The Olympic Games is a place where greatness is found. I thought Misty May-Treanor and Kerri Walsh-Jennings played an almost perfect match against the Italian duo, who played exceeding well. It may have been the greatest and most perfect beach volleyball match I have ever seen played by two volleyball players.
Winning three consecutive gold medals over eight years in beach volleyball could very well declare greatness for the two American athletes. I think it does.
What’s nice about May-Treanor and Walsh-Jennings is that they allow others to declare their greatness. They presented themselves as joyful, yet humble athletes.
The American women’s soccer team, on the other hand, decided to declare greatness on their own by donning pre-planned tee shirt proclaiming, “Greatness has been found”. Granted, it was probably a promotional idea from an athletic shoe company, but it still smacked of unbridled pride and arrogance. If a company is trying to promote its product through victorious athletes, I prefer, “I’m going to Disneyland!”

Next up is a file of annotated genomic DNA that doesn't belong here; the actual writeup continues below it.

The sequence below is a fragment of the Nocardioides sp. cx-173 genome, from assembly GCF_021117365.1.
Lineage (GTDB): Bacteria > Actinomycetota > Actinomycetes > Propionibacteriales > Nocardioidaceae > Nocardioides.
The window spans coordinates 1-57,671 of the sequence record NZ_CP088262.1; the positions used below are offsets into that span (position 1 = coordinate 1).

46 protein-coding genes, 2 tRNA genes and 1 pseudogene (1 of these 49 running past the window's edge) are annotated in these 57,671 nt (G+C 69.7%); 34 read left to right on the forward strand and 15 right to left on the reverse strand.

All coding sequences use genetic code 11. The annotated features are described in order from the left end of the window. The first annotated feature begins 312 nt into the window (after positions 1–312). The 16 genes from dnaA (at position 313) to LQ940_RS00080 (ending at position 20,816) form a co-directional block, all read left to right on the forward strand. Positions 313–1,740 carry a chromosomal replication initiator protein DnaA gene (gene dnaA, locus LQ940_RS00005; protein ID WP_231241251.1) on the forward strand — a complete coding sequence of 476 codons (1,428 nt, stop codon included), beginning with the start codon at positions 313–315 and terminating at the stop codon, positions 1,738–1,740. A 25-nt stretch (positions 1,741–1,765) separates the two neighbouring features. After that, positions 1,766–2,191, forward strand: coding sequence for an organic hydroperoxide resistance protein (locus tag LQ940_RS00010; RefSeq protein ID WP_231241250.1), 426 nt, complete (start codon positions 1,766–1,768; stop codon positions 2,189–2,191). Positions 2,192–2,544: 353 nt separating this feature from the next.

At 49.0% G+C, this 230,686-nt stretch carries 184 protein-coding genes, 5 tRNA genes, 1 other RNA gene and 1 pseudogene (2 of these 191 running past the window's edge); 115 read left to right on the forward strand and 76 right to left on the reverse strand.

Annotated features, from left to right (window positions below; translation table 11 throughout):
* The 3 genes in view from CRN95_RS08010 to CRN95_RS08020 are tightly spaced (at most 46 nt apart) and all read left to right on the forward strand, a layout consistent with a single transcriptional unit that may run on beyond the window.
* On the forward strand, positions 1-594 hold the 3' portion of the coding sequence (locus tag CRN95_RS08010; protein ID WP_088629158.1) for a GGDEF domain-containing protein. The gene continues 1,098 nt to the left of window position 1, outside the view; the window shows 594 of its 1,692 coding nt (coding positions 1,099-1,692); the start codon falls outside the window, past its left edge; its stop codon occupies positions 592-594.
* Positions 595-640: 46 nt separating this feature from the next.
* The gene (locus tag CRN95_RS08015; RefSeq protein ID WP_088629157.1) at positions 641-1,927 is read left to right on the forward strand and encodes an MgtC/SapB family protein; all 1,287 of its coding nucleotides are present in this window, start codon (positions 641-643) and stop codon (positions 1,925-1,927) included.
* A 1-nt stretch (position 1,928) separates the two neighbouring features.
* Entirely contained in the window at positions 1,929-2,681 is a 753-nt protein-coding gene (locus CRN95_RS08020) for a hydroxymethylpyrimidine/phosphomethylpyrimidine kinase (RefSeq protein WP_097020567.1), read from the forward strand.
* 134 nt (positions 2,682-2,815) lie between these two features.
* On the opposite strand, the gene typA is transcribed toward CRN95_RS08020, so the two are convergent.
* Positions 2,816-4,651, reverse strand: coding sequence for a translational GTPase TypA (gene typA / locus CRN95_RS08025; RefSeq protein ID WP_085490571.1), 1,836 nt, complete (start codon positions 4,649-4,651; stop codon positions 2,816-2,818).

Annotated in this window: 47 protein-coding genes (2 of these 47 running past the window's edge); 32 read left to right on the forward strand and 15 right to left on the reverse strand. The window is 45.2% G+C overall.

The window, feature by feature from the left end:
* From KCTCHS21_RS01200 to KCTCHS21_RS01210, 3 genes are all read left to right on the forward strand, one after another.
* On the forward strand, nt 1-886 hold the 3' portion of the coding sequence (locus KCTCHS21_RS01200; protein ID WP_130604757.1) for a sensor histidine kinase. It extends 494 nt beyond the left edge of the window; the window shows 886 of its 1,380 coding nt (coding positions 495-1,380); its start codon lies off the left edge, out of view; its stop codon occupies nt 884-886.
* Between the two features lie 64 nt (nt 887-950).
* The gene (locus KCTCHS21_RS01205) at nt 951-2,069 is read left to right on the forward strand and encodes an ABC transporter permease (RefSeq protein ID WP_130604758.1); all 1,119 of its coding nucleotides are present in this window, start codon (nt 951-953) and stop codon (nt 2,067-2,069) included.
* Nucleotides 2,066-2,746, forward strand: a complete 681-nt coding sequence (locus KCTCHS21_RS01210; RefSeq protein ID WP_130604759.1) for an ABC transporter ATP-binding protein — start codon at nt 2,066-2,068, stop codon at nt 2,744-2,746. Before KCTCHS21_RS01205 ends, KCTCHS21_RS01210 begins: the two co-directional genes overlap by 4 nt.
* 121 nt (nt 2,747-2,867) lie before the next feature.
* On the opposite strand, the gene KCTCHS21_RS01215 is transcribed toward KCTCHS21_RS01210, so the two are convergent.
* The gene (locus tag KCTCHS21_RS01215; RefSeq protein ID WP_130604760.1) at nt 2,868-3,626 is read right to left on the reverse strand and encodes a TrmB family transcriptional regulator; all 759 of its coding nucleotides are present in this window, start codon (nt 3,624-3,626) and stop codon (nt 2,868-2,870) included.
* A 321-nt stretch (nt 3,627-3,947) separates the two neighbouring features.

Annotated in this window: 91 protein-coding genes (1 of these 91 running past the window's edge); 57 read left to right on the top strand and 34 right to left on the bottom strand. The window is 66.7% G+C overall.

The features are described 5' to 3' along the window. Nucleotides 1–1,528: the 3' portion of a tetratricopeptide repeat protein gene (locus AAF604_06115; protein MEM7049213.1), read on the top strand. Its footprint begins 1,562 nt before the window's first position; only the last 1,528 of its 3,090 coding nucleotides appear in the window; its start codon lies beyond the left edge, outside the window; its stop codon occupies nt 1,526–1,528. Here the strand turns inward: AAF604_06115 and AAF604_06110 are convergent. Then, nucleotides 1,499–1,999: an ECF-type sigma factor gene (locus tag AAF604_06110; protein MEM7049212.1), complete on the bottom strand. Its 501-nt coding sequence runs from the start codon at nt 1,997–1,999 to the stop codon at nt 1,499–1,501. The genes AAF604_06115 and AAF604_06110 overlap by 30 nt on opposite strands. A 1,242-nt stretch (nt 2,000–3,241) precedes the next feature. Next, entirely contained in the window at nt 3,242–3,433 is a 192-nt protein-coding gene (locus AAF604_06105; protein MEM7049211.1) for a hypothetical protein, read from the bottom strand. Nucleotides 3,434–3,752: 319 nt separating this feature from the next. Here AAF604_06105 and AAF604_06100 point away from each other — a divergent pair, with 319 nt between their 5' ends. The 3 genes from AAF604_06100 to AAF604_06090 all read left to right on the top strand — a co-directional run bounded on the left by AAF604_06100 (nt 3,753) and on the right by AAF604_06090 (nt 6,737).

Besides which, if the soccer squad exemplified greatness on the field, shouldn’t the final score have reflected their greatness with a much wider margin of victory instead of 2-1.
The Bible gives us counsel on how to deal with personal accomplishments. According to Proverbs 27:2, “Let another praise you, and not your own mouth; a stranger, and not your own lips”.
It’s far better to let another sing your praises than writing and crooning your own cantata. Somehow, self-aggrandizement diminishes the accomplishment whereas allowing others to speak of it increases the stature of the achievement and the one who did the achieving.
I loved what U.S. judo gold medalist Kayla Harrison said Saturday, ''The Olympic motto is faster, higher, stronger. And I think that every American came here to do that… 'Not necessarily fastest, highest, strongest, but I came here to perform at my very, very best and make America proud as a result.'' Well spoken. She competed to serve her country.
Maybe it is as Jesus said, “…but whoever wishes to become great among you shall be your servant” (Matthew 20:26).
At the very least, allow others to applaud you rather than giving yourself a standing ovation. You may find yourself standing all by yourself.
Something to think about...